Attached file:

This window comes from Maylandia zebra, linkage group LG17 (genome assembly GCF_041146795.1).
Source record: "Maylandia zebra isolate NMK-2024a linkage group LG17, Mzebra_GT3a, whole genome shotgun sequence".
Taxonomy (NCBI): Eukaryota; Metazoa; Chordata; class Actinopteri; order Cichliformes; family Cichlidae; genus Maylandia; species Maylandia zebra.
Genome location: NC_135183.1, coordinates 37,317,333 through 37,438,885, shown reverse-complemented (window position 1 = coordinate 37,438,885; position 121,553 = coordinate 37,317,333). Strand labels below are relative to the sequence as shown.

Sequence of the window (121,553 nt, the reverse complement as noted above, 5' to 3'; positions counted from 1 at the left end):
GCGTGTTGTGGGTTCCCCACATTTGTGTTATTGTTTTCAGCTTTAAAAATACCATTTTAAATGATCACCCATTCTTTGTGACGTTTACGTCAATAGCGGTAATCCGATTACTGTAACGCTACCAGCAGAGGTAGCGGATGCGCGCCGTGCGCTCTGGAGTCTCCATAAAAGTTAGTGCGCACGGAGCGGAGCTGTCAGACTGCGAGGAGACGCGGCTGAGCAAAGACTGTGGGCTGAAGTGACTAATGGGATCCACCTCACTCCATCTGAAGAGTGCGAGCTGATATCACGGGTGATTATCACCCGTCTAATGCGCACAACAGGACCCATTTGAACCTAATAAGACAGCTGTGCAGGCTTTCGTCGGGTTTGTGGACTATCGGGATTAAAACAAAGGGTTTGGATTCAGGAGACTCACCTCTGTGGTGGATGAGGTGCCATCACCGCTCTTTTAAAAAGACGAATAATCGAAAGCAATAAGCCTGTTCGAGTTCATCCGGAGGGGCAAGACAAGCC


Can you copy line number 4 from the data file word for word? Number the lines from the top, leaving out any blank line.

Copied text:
Genome location: NC_135183.1, coordinates 37,317,333 through 37,438,885, shown reverse-complemented (window position 1 = coordinate 37,438,885; position 121,553 = coordinate 37,317,333). Strand labels below are relative to the sequence as shown.